Yes , this is what I want and have done, in that this is how Kinesiological diagnosis is carried out in better detail that is usually glossed over in real time and un-seen by it’s ballistic nature.

This is a given and I have never derided this velocity potential, I can be blamed for deriding it’s injurious affect. This “totality” is in question here.

What would be your term for this timeline when the ball actually starts gaining positive math or forwards movement? I think “acceleration phase” pretty much is self explanatory and you probably understood what I said with out explaining it. This is also a classic Kinesiological call out when describing thrown objects no matter what they are, I hope you have no further problems with the term, for you I will use your term if you insist.

On the contrary, as I have laid out in my explanation it shows that no ball acceleration has started before this phase kicks in meaning there is actually no momentum gained by the traditional one legged groin drive and very little rotational hip and shoulder drive that were my original contentions. All the previous phases were taken up in getting the arm in position to actually throw it.

Not really!! High velocities are produced by high percentages of fast twitch muscle fibers compared to slow twitch ones that are produced by the arm and Torso angulations with Lincecum although Lincecum is far from traditional at the top half. In the distant past (history of the game) many of the mechanical performers actually used their rotation during the acceleration phase and some used their leg momentum also, this is when they were allowed to get their Humerus into position earlier by supinating their pendulum swings. This is now coming back more and more every year.

This would be a different mechanic where you would not have reached full length to then contract from this full length or attain any theoretical SSC. Apples and oranges giving you “the results that would be poor”

Like?

The proof is in the video!

Nebulous? Please tell me why this term employs Vagueness.

This is the claim, deal.

Again this is not in dispute! The claim was what contributed!

This is disputable!

Don Larson and Kevein Gregg would disagree. Larsons velocity took an immediate gain when he eliminated the traditional useless leg lift but then I was not talking about velocity.

Lanky,

I agree that it not wasted in attaining postural length but the rotational effect adds no acceleration.

It’s to ballistic to see any arm timings, only high speed slow mo at the right angle(side view or overhead)can give you pertinent information.

This is not what I said and I agree with you.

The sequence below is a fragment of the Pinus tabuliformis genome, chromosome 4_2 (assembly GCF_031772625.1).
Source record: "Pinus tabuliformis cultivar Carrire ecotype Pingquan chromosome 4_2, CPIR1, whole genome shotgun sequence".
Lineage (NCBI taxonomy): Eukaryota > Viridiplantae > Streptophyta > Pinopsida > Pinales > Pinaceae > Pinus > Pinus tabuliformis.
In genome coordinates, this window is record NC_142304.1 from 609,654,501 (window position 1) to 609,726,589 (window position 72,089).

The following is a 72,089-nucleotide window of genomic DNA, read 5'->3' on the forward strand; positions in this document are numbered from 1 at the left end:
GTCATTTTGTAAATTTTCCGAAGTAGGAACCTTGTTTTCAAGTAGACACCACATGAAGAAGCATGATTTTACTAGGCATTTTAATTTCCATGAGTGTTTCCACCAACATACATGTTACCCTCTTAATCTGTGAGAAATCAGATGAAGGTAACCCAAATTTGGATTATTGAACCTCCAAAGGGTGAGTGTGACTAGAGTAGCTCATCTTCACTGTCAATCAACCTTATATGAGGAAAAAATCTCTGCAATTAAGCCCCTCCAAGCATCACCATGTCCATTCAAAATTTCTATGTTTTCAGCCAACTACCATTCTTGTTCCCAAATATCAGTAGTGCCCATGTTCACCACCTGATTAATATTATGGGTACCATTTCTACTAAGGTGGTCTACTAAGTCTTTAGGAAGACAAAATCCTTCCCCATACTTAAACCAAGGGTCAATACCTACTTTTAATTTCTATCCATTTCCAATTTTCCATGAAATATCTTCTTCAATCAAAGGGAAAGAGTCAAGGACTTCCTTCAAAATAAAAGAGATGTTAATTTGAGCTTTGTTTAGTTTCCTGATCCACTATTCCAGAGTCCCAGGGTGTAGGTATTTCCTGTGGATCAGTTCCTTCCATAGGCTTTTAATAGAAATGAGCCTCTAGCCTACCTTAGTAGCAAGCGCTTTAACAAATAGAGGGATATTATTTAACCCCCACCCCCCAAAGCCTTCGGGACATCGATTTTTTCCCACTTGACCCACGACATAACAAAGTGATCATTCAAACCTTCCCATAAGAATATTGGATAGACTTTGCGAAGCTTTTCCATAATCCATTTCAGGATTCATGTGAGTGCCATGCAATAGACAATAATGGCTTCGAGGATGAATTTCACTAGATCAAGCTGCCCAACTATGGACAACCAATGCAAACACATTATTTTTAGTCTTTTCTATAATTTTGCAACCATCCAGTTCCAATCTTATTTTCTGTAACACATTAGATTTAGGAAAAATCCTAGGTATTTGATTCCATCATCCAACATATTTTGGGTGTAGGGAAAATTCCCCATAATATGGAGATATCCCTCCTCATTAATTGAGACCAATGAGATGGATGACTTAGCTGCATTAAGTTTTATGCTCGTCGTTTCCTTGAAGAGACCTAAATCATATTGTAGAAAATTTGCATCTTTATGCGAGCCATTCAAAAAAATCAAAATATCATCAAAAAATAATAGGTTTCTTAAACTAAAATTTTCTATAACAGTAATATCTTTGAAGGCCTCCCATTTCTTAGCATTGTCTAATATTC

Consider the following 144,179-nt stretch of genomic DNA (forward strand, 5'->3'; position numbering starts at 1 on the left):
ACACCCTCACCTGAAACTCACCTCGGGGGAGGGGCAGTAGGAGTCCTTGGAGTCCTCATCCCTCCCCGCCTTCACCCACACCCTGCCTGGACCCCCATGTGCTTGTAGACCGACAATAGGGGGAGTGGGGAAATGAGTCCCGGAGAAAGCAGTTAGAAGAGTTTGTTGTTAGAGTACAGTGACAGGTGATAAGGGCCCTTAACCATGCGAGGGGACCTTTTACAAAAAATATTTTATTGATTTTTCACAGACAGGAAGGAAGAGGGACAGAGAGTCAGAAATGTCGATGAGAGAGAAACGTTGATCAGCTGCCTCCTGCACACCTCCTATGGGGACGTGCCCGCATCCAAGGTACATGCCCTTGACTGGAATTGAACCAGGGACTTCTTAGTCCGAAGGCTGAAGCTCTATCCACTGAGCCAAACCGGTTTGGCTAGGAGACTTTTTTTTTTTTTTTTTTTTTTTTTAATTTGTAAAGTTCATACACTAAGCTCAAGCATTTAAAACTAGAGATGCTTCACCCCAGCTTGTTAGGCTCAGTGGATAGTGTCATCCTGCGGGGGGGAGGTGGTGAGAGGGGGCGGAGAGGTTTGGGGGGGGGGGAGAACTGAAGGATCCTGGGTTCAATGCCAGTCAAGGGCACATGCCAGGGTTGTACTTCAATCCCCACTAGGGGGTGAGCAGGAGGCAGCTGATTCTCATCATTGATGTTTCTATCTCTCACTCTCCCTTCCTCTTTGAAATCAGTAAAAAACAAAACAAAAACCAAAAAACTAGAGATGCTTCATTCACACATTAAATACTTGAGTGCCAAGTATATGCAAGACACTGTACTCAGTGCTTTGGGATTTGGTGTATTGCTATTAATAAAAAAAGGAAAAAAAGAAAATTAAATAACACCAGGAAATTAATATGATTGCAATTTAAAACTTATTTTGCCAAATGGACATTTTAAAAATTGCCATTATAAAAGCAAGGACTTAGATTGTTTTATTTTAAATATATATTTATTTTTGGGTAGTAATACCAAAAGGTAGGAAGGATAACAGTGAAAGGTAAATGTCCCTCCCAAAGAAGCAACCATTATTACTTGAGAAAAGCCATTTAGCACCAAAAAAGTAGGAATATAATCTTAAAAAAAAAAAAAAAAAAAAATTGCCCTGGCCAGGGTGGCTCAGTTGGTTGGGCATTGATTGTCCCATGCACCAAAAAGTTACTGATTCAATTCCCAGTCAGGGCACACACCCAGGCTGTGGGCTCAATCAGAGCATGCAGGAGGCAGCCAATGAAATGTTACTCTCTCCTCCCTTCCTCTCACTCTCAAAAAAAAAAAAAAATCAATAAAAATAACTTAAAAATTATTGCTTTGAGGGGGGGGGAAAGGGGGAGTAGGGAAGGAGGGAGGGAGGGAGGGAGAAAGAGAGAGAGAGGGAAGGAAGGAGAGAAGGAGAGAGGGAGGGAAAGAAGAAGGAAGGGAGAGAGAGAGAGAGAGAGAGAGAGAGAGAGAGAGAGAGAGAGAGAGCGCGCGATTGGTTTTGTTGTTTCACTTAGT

A complete stop with many frames in between before acceleration starts shows the rotational energy has ended.

The theoretical neural signal of SSC has long passed when H/S separation has shortened and it is long before the acceleration phase has started. Like I said it is an eye opener when you watch what the arm is doing in conjunction with what the legs, hips, torso and shoulders are doing when you have time to see it, this is why anecdotal in situ live observance leads people to wrong conclusions.

The vast, vast majority of what yardbird/dirtberry/Marshall claim can be effectively rebutted with:

laflippin- great explanation. these people have no idea about pitching mechanics saying the lower half has no nothing to do with velocity. How isnt the arm just along for the ride, the only thing the arm is really doing is getting up and having good timing before you front leg touches the ground and even that has to do with your body. Your trunk is throwing your arm.

I would love to here your explanation about how your arm is just along for the ride because from what i know i dont think it is but i could be wrong.

And from what your stating you dont think Dick Mills knows what hes talking about.?

Kyle,

I am the only one here! Your bitter speak says volumes. Why don’t you calm down now it’s been 2 days since I showed up and I would hope you could chime in with some useful information thought out by your own intellect instead of referencing others contentions that are not even being discussed.
If you feel the need to discuss Dr.Marshall as I said go for it in the right context in it’s own thread, like I said I have read what you and others have said uncontested in the past and you have gotten away with it up till now. You are so negatively fixated on Dr.Marshall that you can’t even be objective anymore like you used to be, when he was not even in the subject of the thread, I hope this changes in the future but I’m not holding my breath anymore.

The thread was discussing hip/shoulder separation not a vast, vast majority and cartoons rebut nothing especially when every mechanic performed has nuanced differences like Lincecum for when actual force is projected. Show us all this rebuttal citation on my analysis of Lincecums mechanical force application please! Or post your own video of someone else if you like and we can discuss what it is producing and I won’t go searching for a phantom rebuttal by someone else, I think you are capable now.